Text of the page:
Filed 5/18/21 P. v. Basham CA3
NOT TO BE PUBLISHED
California Rules of Court, rule 8.1115(a), prohibits courts and parties from citing or relying on opinions not certified for
publication or ordered published, except as specified by rule 8.1115(b). This opinion has not been certified for publication
or ordered published for purposes of rule 8.1115.
IN THE COURT OF APPEAL OF THE STATE OF CALIFORNIA
THIRD APPELLATE DISTRICT
Plaintiff and Respondent, C087840
v. (Super. Ct. No. 62157014)
JEREMY LEE BASHAM,
Defendant and Appellant.
A jury found defendant Jeremy Lee Basham guilty of reckless evasion (Veh. Code
§ 2800.2, subd. (a)) and resisting a peace officer (Pen. Code § 148, subd. (a)(1)).
Defendant admitted a prior strike conviction and eight prior prison terms. The trial court
sentenced him to the upper term of three years on reckless evasion, doubled to six years
pursuant to the prior strike conviction, plus five one-year prior prison term enhancements,
and a concurrent 180-day sentence on the misdemeanor resisting a peace officer. The
trial court stayed sentence on three of the prior prison term enhancements.
Appointed counsel for defendant initially asked this court to review the record
and determine whether there are any arguable issues on appeal. (People v. Wende (1979)
25 Cal. 3d 436
.) But we subsequently granted his request to file a supplemental brief.
On the court’s own motion, we strike the Wende brief and treat defendant’s supplemental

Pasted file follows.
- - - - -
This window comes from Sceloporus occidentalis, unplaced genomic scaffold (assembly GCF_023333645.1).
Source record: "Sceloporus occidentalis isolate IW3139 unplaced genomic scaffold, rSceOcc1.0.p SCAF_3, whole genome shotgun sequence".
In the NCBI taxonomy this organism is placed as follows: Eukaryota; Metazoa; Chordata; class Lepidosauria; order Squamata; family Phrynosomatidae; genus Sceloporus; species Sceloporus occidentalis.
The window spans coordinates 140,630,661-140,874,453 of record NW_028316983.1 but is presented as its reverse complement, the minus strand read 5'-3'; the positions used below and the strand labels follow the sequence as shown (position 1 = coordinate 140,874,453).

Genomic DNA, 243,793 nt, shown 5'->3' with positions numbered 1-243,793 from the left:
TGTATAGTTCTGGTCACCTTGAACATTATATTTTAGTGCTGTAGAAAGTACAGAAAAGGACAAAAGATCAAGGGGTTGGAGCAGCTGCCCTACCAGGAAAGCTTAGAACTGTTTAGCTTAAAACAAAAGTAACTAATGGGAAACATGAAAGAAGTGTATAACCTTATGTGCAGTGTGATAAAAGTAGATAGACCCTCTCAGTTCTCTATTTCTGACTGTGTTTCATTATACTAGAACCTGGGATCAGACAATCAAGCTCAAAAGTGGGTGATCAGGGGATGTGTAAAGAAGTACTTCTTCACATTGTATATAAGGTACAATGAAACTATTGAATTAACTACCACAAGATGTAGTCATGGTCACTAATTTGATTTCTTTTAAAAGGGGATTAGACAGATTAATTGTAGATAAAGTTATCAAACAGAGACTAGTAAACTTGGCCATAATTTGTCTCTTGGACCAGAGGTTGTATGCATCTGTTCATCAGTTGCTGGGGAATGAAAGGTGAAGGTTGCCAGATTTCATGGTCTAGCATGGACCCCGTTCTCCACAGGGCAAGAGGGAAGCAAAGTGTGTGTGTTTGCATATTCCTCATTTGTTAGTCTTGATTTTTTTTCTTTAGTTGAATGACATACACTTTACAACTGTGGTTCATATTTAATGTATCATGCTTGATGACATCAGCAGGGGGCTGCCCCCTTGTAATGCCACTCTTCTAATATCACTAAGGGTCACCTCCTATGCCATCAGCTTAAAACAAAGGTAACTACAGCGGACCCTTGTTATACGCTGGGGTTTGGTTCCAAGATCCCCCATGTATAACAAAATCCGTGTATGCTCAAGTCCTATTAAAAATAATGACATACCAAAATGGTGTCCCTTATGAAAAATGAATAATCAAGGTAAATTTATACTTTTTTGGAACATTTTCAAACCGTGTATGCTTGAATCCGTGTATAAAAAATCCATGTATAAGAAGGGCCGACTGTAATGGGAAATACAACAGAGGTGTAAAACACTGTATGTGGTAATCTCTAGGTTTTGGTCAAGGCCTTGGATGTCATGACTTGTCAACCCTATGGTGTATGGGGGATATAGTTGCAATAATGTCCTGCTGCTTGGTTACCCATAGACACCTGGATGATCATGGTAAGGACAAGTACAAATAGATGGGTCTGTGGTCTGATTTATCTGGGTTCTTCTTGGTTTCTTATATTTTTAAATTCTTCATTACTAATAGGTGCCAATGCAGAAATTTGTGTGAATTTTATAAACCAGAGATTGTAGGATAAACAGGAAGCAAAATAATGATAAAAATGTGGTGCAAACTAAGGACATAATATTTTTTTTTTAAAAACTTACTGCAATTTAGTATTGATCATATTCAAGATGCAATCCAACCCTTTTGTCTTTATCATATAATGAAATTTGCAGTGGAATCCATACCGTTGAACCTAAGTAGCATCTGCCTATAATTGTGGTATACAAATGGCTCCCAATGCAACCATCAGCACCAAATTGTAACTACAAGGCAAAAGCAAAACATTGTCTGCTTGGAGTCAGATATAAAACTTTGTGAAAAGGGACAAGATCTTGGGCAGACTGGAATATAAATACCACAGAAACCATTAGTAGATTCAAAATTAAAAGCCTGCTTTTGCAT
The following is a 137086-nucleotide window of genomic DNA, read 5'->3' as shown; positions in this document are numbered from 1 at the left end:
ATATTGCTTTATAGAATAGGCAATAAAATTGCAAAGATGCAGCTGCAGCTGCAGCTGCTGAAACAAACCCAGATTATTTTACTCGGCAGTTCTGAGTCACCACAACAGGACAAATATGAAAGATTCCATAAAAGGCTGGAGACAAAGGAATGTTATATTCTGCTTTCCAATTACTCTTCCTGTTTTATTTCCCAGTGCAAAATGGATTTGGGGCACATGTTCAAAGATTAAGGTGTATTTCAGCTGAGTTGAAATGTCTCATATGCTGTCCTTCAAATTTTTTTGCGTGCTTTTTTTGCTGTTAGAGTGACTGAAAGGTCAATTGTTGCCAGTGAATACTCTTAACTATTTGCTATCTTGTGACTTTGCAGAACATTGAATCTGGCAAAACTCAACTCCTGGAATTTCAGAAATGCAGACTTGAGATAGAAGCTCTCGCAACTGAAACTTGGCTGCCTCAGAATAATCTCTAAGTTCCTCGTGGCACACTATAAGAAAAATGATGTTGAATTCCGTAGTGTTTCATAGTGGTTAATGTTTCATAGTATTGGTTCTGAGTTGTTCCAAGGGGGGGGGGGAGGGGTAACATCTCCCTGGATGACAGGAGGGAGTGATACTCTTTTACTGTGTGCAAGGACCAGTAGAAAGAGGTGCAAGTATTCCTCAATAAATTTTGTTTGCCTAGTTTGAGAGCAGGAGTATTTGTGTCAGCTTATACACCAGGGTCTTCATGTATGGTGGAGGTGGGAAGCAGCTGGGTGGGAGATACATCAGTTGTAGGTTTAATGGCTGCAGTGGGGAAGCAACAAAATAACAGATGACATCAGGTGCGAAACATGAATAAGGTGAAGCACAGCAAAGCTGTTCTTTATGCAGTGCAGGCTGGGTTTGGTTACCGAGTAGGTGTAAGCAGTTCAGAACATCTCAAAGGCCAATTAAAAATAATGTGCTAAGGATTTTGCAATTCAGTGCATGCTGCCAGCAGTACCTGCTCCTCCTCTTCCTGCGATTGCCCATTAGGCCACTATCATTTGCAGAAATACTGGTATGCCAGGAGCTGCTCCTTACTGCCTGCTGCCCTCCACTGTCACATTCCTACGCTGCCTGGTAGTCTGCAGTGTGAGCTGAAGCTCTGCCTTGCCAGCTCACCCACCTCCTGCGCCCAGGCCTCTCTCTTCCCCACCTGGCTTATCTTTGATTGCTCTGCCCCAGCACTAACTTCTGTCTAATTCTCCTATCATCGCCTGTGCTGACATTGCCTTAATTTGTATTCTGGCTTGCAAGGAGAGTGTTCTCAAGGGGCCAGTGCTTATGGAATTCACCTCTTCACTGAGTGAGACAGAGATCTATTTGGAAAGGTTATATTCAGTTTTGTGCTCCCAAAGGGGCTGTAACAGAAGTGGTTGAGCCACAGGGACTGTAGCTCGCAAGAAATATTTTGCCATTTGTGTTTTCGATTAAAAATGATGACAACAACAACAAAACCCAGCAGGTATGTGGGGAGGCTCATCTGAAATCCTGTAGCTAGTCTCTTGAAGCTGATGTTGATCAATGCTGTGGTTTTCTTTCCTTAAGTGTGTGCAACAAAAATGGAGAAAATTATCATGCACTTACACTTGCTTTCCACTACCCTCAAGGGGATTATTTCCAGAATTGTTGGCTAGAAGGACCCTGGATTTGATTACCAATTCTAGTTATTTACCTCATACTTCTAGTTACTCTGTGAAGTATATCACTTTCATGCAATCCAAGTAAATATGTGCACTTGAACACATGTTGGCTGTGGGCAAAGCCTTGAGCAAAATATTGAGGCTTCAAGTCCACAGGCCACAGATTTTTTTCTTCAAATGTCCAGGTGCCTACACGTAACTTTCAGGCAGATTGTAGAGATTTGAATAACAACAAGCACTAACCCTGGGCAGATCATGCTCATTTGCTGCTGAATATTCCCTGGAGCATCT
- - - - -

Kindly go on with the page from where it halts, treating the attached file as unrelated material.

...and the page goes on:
brief as Appellant’s Opening Brief. We treat the People’s supplemental brief as the
In the Appellant’s Opening Brief, defendant contends the one-year prior prison
term enhancements must be stricken in light of newly enacted Senate Bill No. 136 (2019-
2020 Reg. Sess.) (Senate Bill 136), which was effective January 1, 2020, and which
limits the offenses that qualify for the enhancement. The People agree, and we do too.
Senate Bill 136 amended Penal Code section 667.5, subdivision (b) to eliminate
the one-year prior prison term enhancement for most prior convictions. (Sen. Bill 136,
Stats. 2019, ch. 590, § 1.) Because defendant’s judgment is not yet final, we agree with
the parties that the amended law applies to him retroactively. (See In re Estrada (1965)
63 Cal. 2d 740
, 744-745 [absent evidence of contrary legislative intent, ameliorative
criminal statutes apply to all cases not final when the statute takes effect].) Accordingly,
defendant is entitled to have his one-year prison prior enhancements stricken under
Senate Bill 136. (See People v. Jennings (2019)
42 Cal. App. 5th 664
Because there remain discretionary sentencing choices the trial court may make,
we will remand for resentencing, noting that the trial court may not increase defendant's
aggregate prison term from that originally imposed. (People v. Burbine (2003)
106 Cal. App. 4th 1250
The matter is remanded with directions for the trial court to resentence defendant
in light of the changes made by Senate Bill 136, including striking all of defendant’s prior
prison term enhancements. The judgment is otherwise affirmed. After resentencing
defendant, the trial court is directed to issue an amended abstract of judgment and to
forward a certified copy of the amended abstract to the Department of Corrections and
RAYE, P. J.